Thursday, August 02, 2007

Should The FBI Regulate Software?

As far as I am concerned, not when the FBI is forever encouraging computer software makers(including Microsoft) to include back doors in their software in order to allow the FBI to easily hack into any Americans computer system without their knowledge or consent. The NSA and CIA have also made similar requests given their penchant for illegally spying on all Americans. Furthermore, when the FBI makes the comment we are only going after criminals -- exactly what does that say for them, when they are breaking the law by computer hacking?

And given the advantage of entering a targeted person's computer system and the FBI's long history of entrapping people, what is to say that this agency wont place their own fabricated evidence on a targeted person's hard drive and then lie about in court? That is a primary reason why they created the Trojan Virus key logger
Magic Lantern.

Given the FBI's history of COINTELPRO and perjuring themselves (testa-lying) in court, would you ever trust these agents to be honest when they were going after someone who had not committed any crimes that they could be arrested for? Not if you had a working brain in your head you wouldn't.

Through the US Media, Americans have become conditioned to believe that it is OK for the FBI to break the law as long as they are going after "criminals." We are calmly told to simply accept what the FBI does and to not challenge its authority.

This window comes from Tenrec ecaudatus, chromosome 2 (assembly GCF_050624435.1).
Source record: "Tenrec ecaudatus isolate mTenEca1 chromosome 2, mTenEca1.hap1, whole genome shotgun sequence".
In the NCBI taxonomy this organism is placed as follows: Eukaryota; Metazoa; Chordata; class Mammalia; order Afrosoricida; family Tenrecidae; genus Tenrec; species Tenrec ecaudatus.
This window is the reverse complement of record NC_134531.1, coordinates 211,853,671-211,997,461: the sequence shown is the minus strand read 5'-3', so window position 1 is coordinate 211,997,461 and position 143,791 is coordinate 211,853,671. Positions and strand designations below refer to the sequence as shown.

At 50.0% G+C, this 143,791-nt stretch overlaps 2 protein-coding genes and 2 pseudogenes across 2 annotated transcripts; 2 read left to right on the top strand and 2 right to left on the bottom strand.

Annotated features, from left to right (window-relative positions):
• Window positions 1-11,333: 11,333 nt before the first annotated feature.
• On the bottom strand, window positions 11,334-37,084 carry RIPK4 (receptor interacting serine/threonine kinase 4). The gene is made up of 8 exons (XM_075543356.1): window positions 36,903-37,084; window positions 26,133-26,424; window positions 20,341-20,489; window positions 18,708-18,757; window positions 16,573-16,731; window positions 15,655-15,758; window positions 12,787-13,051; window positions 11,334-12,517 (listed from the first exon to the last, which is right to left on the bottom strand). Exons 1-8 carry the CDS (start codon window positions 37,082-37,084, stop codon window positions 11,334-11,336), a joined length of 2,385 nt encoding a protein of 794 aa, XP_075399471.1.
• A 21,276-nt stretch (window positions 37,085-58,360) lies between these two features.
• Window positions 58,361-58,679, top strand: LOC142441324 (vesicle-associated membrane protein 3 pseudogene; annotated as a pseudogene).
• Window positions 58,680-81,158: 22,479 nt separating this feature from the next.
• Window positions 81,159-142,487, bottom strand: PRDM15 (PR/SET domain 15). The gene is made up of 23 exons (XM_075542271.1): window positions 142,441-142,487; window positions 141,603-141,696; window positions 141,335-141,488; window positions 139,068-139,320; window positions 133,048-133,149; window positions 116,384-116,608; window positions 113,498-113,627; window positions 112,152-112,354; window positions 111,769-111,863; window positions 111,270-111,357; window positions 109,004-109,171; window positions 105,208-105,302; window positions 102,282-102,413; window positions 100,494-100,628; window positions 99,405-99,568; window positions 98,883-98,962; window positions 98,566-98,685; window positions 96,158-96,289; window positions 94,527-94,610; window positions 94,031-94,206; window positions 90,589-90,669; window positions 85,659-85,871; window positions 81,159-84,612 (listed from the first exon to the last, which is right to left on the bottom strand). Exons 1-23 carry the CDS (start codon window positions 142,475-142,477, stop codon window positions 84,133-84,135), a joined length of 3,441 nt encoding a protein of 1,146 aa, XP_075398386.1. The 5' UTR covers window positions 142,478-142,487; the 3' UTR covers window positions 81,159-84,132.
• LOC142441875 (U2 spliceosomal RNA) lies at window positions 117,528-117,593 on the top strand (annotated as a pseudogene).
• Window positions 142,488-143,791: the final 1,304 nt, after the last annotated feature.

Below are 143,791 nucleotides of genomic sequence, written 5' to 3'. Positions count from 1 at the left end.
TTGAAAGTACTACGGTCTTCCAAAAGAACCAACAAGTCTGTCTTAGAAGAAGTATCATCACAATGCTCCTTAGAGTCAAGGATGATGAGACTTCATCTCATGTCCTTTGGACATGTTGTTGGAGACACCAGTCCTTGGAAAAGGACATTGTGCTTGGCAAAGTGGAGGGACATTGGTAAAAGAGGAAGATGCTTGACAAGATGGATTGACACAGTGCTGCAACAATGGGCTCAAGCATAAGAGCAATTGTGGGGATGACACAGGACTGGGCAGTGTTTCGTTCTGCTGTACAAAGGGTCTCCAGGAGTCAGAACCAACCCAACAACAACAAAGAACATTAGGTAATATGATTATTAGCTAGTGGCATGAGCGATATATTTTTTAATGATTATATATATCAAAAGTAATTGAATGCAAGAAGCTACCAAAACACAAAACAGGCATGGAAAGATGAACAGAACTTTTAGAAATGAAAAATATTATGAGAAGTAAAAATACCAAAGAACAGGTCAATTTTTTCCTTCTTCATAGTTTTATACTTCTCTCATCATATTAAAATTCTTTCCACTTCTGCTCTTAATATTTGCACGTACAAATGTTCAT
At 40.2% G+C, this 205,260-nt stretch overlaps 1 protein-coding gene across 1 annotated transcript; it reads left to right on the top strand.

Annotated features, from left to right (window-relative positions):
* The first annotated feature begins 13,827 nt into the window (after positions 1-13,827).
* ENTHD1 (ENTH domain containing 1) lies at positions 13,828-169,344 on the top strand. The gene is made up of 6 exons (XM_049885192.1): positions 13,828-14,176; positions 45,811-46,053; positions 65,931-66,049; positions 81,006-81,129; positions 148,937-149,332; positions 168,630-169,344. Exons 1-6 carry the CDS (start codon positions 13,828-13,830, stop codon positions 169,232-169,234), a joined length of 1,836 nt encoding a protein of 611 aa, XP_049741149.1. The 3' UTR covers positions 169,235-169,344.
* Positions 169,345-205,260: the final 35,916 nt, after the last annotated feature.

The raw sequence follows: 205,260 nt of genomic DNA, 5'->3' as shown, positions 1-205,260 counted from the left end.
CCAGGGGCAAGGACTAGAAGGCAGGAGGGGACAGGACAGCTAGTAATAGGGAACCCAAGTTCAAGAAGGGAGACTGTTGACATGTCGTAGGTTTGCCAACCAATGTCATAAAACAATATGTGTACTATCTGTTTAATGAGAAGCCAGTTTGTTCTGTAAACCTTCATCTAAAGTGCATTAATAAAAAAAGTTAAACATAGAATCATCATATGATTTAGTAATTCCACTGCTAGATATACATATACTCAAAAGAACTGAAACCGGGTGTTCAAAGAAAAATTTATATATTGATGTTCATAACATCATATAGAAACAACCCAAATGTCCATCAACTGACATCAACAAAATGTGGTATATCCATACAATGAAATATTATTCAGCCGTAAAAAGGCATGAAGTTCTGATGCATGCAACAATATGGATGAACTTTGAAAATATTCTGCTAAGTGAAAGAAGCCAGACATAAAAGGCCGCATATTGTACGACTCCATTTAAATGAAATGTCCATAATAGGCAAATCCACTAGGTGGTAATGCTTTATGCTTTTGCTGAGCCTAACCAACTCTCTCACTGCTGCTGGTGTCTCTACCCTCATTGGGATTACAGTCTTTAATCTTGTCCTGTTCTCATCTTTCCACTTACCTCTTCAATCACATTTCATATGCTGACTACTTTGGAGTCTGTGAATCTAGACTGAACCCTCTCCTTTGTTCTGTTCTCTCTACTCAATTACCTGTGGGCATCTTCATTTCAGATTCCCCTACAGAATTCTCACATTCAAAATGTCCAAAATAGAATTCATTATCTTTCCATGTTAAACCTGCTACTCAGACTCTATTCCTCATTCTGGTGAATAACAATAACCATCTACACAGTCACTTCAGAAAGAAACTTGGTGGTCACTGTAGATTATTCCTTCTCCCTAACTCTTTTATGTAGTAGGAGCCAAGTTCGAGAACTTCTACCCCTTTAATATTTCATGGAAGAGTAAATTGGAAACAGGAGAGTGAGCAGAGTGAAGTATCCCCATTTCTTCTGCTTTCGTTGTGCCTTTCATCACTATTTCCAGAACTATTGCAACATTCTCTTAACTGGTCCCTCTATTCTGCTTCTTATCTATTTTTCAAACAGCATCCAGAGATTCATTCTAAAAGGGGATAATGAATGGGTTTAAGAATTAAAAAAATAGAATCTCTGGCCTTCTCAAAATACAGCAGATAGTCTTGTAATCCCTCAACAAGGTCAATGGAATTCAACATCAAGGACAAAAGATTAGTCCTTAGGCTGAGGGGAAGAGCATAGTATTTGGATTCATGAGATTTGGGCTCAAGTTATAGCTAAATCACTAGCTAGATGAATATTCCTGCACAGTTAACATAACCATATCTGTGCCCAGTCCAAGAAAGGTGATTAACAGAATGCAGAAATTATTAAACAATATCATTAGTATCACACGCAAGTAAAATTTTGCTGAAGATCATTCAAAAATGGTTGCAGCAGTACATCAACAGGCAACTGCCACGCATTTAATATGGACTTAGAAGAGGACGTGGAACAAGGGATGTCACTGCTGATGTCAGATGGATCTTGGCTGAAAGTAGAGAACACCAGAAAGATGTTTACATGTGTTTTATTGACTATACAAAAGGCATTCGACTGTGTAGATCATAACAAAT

However if one does their own homework and looks into many of the cases of these so called "criminals," they find that most of these people were innocent and entrapped by the FBI while being setup on trumped up charges. Many of these people were also routinely hounded by FBI agents who covertly destroyed their reputations, relationships and finances, while conducting illegal (warrantless) surveillance on them for extended periods of time.

In regard to the FBI's long-term surveillance of Americans, one must ask the following question: what are these agents doing spying on us without a warrant?

And it's clear from much of their spying that the FBI has no problem videotaping myriad Americans within the privacy of their own homes -- where the bedrooms and bathrooms of these people become a focal point of interest for the FEDS.

How do you think this situation would have played out with a beautiful young actress like the late Jean Seberg, whom the FBI was perpetrating absolutely vicious attacks against -- even going so far as accusing Jean of having an affair with a member of the Black Panther Party when she was in fact a happily married woman, and expectant mother?

The FBI even went so far as to say that a member of the Black Panthers was the father of her child. They used the US Media tabloids to perpetrate this act of libel. So would it be too far of a stretch to think that the same FBI that had planted these rumours would not have placed spy cams within the privacy of Jean's home and videotaped her undressing and perhaps even making love, to later use to blackmail her? Then dropped some hints that she had been spied upon in such a way in which to completely mortify her? This type of outright violation would surely drive many people to suicide if they became aware that they had been the target of such perverse and depraved abuse.